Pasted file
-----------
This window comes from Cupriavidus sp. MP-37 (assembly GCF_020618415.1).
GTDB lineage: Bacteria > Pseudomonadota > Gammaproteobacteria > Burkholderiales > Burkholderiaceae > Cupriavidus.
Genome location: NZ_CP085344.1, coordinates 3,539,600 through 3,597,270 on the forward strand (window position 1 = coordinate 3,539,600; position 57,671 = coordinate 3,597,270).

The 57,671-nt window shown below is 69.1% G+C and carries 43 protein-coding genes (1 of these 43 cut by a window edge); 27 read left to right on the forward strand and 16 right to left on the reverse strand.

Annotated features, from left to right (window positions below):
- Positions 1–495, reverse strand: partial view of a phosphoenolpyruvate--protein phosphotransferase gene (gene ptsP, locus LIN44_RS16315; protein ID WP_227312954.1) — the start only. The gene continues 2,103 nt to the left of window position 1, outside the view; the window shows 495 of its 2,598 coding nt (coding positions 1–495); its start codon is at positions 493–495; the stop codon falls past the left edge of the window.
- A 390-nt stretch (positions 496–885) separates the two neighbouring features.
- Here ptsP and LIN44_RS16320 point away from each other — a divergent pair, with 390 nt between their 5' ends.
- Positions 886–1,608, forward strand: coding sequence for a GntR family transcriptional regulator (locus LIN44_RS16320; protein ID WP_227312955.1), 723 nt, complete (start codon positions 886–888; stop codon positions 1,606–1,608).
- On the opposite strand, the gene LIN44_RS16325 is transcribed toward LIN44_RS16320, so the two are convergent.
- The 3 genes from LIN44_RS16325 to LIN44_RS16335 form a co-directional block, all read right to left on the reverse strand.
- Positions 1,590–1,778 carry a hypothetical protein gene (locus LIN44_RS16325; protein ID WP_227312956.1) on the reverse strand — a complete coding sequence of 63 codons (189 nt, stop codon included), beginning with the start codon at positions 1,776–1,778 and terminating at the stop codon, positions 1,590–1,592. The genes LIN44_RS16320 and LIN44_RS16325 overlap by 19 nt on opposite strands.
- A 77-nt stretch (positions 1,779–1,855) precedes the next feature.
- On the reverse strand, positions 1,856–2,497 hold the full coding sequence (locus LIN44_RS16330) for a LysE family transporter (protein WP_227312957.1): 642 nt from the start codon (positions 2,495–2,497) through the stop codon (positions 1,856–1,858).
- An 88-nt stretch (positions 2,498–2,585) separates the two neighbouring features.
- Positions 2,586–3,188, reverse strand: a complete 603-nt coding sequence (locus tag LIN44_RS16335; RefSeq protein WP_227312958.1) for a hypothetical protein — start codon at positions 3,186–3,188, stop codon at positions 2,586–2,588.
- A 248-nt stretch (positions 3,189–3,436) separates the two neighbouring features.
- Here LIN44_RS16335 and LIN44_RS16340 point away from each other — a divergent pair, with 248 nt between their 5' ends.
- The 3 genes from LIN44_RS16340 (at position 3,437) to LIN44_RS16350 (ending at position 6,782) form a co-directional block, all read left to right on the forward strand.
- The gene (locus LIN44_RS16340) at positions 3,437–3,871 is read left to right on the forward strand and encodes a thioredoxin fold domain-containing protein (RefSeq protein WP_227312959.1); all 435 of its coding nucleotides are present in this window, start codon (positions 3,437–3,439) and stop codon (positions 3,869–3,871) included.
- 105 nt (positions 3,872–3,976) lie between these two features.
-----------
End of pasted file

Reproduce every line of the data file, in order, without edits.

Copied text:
This window comes from Cupriavidus sp. MP-37 (assembly GCF_020618415.1).
GTDB lineage: Bacteria > Pseudomonadota > Gammaproteobacteria > Burkholderiales > Burkholderiaceae > Cupriavidus.
Genome location: NZ_CP085344.1, coordinates 3,539,600 through 3,597,270 on the forward strand (window position 1 = coordinate 3,539,600; position 57,671 = coordinate 3,597,270).

The 57,671-nt window shown below is 69.1% G+C and carries 43 protein-coding genes (1 of these 43 cut by a window edge); 27 read left to right on the forward strand and 16 right to left on the reverse strand.

Annotated features, from left to right (window positions below):
- Positions 1–495, reverse strand: partial view of a phosphoenolpyruvate--protein phosphotransferase gene (gene ptsP, locus LIN44_RS16315; protein ID WP_227312954.1) — the start only. The gene continues 2,103 nt to the left of window position 1, outside the view; the window shows 495 of its 2,598 coding nt (coding positions 1–495); its start codon is at positions 493–495; the stop codon falls past the left edge of the window.
- A 390-nt stretch (positions 496–885) separates the two neighbouring features.
- Here ptsP and LIN44_RS16320 point away from each other — a divergent pair, with 390 nt between their 5' ends.
- Positions 886–1,608, forward strand: coding sequence for a GntR family transcriptional regulator (locus LIN44_RS16320; protein ID WP_227312955.1), 723 nt, complete (start codon positions 886–888; stop codon positions 1,606–1,608).
- On the opposite strand, the gene LIN44_RS16325 is transcribed toward LIN44_RS16320, so the two are convergent.
- The 3 genes from LIN44_RS16325 to LIN44_RS16335 form a co-directional block, all read right to left on the reverse strand.
- Positions 1,590–1,778 carry a hypothetical protein gene (locus LIN44_RS16325; protein ID WP_227312956.1) on the reverse strand — a complete coding sequence of 63 codons (189 nt, stop codon included), beginning with the start codon at positions 1,776–1,778 and terminating at the stop codon, positions 1,590–1,592. The genes LIN44_RS16320 and LIN44_RS16325 overlap by 19 nt on opposite strands.
- A 77-nt stretch (positions 1,779–1,855) precedes the next feature.
- On the reverse strand, positions 1,856–2,497 hold the full coding sequence (locus LIN44_RS16330) for a LysE family transporter (protein WP_227312957.1): 642 nt from the start codon (positions 2,495–2,497) through the stop codon (positions 1,856–1,858).
- An 88-nt stretch (positions 2,498–2,585) separates the two neighbouring features.
- Positions 2,586–3,188, reverse strand: a complete 603-nt coding sequence (locus tag LIN44_RS16335; RefSeq protein WP_227312958.1) for a hypothetical protein — start codon at positions 3,186–3,188, stop codon at positions 2,586–2,588.
- A 248-nt stretch (positions 3,189–3,436) separates the two neighbouring features.
- Here LIN44_RS16335 and LIN44_RS16340 point away from each other — a divergent pair, with 248 nt between their 5' ends.
- The 3 genes from LIN44_RS16340 (at position 3,437) to LIN44_RS16350 (ending at position 6,782) form a co-directional block, all read left to right on the forward strand.
- The gene (locus LIN44_RS16340) at positions 3,437–3,871 is read left to right on the forward strand and encodes a thioredoxin fold domain-containing protein (RefSeq protein WP_227312959.1); all 435 of its coding nucleotides are present in this window, start codon (positions 3,437–3,439) and stop codon (positions 3,869–3,871) included.
- 105 nt (positions 3,872–3,976) lie between these two features.